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Spatiotemporal Contextual Uncertainties in Green Space Exposure Measures: Exploring a Time Series of the Normalized Difference Vegetation Indices

Department of Human Geography and Spatial Planning, Faculty of Geosciences, Utrecht University, Princetonlaan 8a, 3584 CB Utrecht, The Netherlands
Int. J. Environ. Res. Public Health 2019, 16(5), 852;
Submission received: 10 February 2019 / Revised: 4 March 2019 / Accepted: 5 March 2019 / Published: 8 March 2019
(This article belongs to the Section Environmental Health)


Environmental health studies on green space may be affected by contextual uncertainties originating from the temporality of environmental exposures and by how the spatial context is delimitated. The Normalized Difference Vegetation Index (NDVI) is frequently used as an outdoor green space metric capturing the chlorophyll content in the vegetation canopy. This study assessed (1) whether residential NDVI exposures vary over time, and (2) how these time series of NDVI scores vary across spatial context delimitations. Multi-temporal NDVI data for the period 2006–2017 for the Netherlands were obtained from the Moderate Resolution Imaging Spectroradiometer (MODIS) satellite platform. Annual NDVI exposures were determined across multiple buffer sizes (i.e., 300, 600, and 1000 m) centered on a random sample of 10,000 Dutch residential addresses. Besides the descriptive statistics, pairwise Wilcoxon tests and Fligner–Killeen tests were used to determine mean and variance differences in annual NDVI scores across buffer widths. Heat maps visualized the correlation matrices. Significance levels were adjusted for multiple hypotheses testing. The results indicated that annual NDVI metrics were significantly correlated but their magnitude varied notably between 0.60 to 0.97. Numerous mean and variance differences in annual NDVI exposures were significant. It seems that the disparate buffers (i.e., 300 and 1000 m) were less strongly correlated, possibly because variance heterogeneity is reduced in larger buffers. These results have been largely consistent over the years and have passed Monte Carlo-based sensitivity tests. In conclusion, besides assessing green space exposures along different buffer sizes, our findings suggest that green space–health studies should employ NDVI data that are well-aligned with epidemiological data. Even an annual temporal incompatibility may obscure or distort green space–health associations. Both strategies may diminish contextual uncertainties in environmental exposure assessments.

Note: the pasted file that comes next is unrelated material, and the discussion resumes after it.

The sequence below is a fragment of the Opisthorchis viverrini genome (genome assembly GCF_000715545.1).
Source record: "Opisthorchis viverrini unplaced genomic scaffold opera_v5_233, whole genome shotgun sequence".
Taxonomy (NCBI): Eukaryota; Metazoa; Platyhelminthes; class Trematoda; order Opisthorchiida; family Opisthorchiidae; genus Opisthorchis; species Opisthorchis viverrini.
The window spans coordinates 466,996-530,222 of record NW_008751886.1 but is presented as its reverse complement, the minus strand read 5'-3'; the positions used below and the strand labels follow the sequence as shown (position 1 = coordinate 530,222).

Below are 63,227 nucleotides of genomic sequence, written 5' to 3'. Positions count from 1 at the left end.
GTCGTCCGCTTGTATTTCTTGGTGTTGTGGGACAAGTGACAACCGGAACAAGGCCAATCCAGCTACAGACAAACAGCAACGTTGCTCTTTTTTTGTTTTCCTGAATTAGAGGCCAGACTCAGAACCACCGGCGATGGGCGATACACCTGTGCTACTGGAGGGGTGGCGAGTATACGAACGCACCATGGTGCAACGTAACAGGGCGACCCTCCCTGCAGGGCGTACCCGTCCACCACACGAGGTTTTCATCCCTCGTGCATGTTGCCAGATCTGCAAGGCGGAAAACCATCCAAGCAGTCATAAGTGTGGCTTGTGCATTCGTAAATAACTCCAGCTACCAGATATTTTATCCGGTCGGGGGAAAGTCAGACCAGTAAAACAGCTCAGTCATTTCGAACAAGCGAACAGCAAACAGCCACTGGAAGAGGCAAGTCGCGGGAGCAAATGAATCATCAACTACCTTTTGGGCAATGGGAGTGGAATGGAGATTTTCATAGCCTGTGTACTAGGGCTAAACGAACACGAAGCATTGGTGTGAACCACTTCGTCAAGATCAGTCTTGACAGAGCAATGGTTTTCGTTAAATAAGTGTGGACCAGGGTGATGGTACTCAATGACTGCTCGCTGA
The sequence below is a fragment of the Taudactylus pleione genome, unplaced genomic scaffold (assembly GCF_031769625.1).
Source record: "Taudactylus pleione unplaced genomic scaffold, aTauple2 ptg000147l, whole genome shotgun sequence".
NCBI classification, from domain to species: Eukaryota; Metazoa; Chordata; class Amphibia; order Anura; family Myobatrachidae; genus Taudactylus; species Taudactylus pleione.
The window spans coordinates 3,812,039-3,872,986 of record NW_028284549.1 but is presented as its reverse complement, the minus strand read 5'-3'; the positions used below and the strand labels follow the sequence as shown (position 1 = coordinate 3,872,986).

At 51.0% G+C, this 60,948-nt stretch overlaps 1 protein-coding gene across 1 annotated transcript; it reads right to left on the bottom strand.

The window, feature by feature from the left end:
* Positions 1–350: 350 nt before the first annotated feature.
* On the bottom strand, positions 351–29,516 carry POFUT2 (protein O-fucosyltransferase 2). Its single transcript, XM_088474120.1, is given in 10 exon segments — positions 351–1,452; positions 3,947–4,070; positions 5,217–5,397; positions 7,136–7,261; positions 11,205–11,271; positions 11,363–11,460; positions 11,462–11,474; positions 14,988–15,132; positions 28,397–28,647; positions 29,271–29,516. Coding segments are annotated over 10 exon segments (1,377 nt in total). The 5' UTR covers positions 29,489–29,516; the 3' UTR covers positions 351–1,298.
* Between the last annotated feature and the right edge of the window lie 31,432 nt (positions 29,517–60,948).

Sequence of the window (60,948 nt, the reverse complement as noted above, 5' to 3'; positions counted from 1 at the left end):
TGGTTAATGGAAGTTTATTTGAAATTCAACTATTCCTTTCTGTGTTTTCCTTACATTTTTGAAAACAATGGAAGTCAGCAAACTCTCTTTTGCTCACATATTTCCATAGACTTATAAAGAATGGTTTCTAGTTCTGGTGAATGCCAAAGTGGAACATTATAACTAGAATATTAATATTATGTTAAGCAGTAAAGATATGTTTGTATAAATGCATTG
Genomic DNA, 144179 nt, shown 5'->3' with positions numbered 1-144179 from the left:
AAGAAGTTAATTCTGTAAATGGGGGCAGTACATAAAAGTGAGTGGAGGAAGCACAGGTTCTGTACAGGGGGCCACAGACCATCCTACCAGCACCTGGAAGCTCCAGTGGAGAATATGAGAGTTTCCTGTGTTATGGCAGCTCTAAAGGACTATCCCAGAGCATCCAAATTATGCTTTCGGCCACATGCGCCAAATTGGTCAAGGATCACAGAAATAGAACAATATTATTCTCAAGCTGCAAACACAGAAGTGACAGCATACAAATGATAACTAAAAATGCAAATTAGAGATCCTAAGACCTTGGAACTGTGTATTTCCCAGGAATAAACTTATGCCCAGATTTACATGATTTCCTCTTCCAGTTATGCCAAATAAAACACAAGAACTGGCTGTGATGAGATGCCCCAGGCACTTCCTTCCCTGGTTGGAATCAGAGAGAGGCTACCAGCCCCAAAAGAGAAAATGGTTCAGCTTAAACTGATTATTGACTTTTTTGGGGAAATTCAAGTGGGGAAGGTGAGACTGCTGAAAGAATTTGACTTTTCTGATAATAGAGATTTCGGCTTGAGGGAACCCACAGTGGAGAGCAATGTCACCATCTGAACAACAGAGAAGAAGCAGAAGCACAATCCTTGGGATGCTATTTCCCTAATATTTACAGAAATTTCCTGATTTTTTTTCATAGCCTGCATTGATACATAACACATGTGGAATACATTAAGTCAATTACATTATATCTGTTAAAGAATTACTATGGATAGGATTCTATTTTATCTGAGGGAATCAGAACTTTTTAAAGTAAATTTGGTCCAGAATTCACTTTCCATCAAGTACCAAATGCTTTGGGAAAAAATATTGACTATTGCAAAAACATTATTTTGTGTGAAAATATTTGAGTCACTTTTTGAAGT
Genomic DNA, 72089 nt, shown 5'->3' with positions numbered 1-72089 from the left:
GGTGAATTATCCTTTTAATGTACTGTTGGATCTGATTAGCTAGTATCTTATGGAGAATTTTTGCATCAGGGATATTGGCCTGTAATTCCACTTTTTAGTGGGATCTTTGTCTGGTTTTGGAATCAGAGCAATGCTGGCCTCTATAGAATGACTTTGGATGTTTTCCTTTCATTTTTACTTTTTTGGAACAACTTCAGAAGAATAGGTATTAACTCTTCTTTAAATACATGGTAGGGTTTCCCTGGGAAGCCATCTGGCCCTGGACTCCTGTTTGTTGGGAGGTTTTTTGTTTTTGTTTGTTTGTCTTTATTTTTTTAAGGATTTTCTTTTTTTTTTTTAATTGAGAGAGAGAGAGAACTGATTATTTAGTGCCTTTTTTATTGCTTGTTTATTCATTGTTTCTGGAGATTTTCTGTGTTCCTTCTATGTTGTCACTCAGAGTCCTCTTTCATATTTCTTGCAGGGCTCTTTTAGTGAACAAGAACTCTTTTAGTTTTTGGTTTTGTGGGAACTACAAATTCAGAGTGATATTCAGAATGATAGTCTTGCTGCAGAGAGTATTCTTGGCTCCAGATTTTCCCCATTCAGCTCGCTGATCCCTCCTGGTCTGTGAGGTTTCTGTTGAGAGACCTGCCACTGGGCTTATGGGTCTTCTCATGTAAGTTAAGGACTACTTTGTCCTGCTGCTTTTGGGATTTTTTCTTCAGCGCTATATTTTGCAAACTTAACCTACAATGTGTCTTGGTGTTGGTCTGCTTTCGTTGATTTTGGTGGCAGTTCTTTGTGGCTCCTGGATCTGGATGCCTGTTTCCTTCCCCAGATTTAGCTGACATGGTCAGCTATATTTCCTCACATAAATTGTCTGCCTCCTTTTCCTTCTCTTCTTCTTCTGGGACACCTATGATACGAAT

Graphical Abstract

1. Introduction

It is increasingly recognized that the human body responds to the environments to which it is exposed [1,2,3]. The assessment of health-threatening and health-promoting environmental exposures has received fresh impetus from progress in earth observation coupled with geographic information systems (GIS) leading to high-quality environmental information [4,5]. To date, satellite images represent the gold standard for capturing conditions of the natural environment (i.e., vegetation) in an objective manner [5,6,7].
One prominent environmental factor is green space—namely forests, parks, etc.—which is capable of reducing harm caused by exposure to physical and mental health stressors [2,8]. Studies found that being surrounded by outdoor residential green space has beneficial effects for diverse population groups and on multiple health outcomes, such as adiposity [9], birth outcomes [10], suicide [11], physical activity [12], children’s brain development and cognitive function [13], the elderly’s mortality [14], and depression [15]. Pathways connecting green space and health include the mitigation of harmful exposures (e.g., air pollution, noise), the promotion of physical activity, and the support of restoring capacities [8].